2.  Categorize.  This is where we determine whether the property is marital property or separate property, depending on when and how the property was acquired.  Most often, property that each party had before the marriage or property that given to one spouse as a gift or an inheritance during the marriage is separate property. Property that was acquired by either party during the marriage is marital property. This includes retirement, homes, cars, and any type of valuables.

          3.  The next step is to determine the value of the property. This can be as easy as how much is in a retirement or bank account, or the fair market value of a home, or as hard as how much a multi-million dollar business started by the parties is worth.

          4.  Now, the assets must be divided. Everything must be disposed of by being awarded to one spouse or the other.  Again, this can be as easy as dividing a bank account, or as hard as dividing the value of stocks and bonds.

What About Alimony?

There are four kinds of alimony that a spouse can be awarded in Mississippi. They are:

Permanent Alimony

            In permanent alimony, a spouse is awarded a periodic, or monthly, payment. This type of alimony generally ends upon the death of either spouse, or the remarriage of the recipient spouse. Also, this type of alimony may be increased, decreased, or terminated, after it is awarded. In making an award or permanent alimony, the Court considers these factors:

  • income and expenses of the parties;
  • health and earning capacities of the parties;
  • needs of each party;
  • obligations and assets of each party;
  • length of the marriage;
  • presence or absence of minor children in the home, which may require that one or both of the parties either pay, or personally provide, child care;
  • age of the parties;
  • standard of living of the parties, both during the marriage and at the time of support determination;
  • tax consequences of the spousal support order;
  • fault or misconduct of the parties in giving rise to the divorce;
  • wasteful dissipation of assets by either party; or
  • any other factor deemed by the court to be “just and equitable” in connection with the setting of spousal support.     

       As you can see, the award of permanent alimony is not made lightly. Many factors go into the decision of a court to award permanent alimony; it is not an arbitrary award.  Also, permanent alimony is becoming more and more rare in divorces. So, this isn’t something that you should count on.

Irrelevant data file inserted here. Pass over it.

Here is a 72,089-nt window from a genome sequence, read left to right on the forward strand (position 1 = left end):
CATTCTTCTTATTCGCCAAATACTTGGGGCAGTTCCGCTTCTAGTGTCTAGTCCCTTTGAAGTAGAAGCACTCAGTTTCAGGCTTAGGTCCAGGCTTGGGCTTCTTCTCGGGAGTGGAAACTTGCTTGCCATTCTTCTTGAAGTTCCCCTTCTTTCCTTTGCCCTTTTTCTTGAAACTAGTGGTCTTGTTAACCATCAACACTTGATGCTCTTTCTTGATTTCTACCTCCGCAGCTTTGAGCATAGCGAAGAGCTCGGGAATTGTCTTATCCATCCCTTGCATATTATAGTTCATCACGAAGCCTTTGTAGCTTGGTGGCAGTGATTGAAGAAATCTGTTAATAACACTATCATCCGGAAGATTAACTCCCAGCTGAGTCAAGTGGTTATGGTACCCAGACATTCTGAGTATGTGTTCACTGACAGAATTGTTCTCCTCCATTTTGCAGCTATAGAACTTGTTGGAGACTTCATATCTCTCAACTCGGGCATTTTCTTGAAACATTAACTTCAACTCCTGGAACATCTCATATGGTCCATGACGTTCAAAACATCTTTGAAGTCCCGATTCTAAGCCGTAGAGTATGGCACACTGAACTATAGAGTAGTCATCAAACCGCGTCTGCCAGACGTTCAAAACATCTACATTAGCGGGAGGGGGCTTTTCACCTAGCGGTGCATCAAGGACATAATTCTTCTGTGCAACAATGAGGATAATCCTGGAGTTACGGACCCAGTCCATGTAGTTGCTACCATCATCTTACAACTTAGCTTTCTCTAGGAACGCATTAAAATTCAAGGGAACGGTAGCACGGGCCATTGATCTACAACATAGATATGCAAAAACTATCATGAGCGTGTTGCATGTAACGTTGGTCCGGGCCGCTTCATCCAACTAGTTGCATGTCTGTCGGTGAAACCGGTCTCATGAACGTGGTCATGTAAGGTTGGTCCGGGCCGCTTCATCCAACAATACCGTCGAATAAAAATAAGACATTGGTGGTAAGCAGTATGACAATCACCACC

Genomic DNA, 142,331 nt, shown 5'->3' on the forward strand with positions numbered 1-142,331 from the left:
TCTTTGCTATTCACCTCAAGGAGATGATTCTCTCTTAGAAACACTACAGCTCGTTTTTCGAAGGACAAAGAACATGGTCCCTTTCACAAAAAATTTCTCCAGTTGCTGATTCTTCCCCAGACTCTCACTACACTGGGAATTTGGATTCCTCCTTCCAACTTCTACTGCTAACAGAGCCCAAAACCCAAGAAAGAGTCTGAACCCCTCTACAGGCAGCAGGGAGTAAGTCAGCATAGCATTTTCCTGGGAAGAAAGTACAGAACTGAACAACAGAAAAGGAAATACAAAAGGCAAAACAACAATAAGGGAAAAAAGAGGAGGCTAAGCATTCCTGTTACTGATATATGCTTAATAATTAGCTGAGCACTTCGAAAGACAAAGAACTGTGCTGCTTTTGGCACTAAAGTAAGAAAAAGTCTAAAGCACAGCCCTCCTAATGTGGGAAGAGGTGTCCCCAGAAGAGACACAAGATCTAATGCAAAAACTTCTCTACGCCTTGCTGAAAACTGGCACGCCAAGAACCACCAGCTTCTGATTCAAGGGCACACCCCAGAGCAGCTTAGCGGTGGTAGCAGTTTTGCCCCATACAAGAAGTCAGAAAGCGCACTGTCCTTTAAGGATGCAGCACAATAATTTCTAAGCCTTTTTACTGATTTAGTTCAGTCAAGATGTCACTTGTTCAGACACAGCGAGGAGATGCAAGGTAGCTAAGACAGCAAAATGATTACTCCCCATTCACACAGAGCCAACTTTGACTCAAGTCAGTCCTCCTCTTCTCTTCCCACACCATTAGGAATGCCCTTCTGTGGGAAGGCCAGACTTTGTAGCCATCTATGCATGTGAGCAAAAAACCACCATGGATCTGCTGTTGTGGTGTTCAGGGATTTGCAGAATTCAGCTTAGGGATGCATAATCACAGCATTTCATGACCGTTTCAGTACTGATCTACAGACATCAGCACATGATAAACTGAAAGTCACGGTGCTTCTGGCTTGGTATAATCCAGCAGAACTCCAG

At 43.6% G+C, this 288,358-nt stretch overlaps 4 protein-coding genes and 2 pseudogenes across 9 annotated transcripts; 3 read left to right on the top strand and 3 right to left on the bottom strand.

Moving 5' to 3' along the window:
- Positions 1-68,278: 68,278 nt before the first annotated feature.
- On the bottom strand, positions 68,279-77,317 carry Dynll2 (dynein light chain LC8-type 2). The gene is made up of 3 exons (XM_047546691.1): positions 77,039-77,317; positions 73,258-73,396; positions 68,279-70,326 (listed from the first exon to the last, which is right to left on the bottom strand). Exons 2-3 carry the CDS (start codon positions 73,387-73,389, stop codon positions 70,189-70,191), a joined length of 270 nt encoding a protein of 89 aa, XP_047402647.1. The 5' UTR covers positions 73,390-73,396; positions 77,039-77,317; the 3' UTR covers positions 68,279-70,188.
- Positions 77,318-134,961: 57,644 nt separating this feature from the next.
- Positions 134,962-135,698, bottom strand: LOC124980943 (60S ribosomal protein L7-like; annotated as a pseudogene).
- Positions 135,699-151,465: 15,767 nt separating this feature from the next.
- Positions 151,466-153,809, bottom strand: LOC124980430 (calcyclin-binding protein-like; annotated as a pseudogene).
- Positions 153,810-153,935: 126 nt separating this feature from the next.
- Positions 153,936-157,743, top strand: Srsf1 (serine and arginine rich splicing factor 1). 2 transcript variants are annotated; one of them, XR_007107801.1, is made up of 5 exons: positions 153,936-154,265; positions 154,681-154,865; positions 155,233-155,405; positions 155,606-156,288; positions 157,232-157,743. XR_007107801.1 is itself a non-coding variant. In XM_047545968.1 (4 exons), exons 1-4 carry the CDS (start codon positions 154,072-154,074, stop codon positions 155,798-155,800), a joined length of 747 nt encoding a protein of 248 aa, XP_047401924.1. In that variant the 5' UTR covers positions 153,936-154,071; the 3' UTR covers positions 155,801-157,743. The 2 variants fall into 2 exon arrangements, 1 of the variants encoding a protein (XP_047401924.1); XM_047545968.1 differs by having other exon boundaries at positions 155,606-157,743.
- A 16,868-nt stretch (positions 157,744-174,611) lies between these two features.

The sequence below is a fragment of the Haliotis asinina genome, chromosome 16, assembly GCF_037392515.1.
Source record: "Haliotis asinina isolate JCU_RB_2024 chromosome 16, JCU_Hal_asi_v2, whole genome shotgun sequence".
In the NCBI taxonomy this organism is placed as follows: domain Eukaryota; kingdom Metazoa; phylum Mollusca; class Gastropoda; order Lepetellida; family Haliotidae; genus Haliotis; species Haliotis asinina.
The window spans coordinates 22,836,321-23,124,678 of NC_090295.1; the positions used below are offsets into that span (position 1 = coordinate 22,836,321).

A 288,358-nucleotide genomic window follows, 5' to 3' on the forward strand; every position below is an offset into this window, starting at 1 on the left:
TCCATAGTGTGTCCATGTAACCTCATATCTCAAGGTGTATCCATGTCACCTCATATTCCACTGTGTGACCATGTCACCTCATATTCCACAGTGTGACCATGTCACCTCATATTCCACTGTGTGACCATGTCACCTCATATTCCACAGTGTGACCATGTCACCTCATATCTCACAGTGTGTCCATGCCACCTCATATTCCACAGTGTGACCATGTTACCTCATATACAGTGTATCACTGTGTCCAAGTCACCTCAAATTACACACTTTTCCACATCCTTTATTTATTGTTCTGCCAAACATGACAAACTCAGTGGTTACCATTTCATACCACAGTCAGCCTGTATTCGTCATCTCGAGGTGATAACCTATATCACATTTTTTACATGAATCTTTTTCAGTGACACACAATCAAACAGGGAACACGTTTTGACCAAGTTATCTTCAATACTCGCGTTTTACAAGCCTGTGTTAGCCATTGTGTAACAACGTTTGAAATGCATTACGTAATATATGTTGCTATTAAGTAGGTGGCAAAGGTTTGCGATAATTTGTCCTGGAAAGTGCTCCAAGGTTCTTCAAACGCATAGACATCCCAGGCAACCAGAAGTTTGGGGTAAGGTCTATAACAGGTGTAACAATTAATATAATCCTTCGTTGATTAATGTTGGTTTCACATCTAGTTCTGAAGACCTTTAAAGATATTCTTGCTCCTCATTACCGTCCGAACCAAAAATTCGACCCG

Rehabilitative Alimony

            Rehabilitative alimony is temporary. It is considered a transitional amount that helps one spouse to become able to support themselves, without leaving them destitute in the meanwhile. This is typically to help a spouse who now needs to re-enter the workforce, or obtain a viable income. An award of rehabilitative alimony is made based on a consideration of the same factors above, in permanent alimony. The major difference is that rehabilitative alimony has an ending date. A Court can award rehabilitative alimony for months or years, but a definite ending date is known at the time of the award. This type of alimony can also be increased, decreased, or terminated before it is set to end, and also may end upon the remarriage or, perhaps, cohabitation of the receiving spouse. 

Reimbursement Alimony

              Reimbursement alimony is provided to a spouse who has provided for or supported another spouse while they have completed school. These kinds of support can’t necessarily be monetized. For example, a husband who put himself at a disadvantage and worked to support a wife who attended dental school. This type of alimony is for a specific amount that become immediately use but may be paid in payments. It is not modifiable, and does not terminate upon death or remarriage.

Lump Sum Alimony

Lump sum alimony is a fixed, certain sum. It becomes due at the time of the award, and it can also be paid in payments. Unlike permanent alimony, it cannot be modified and it does not end upon death or remarriage. The Court considers these factors in awarding lump sum alimony: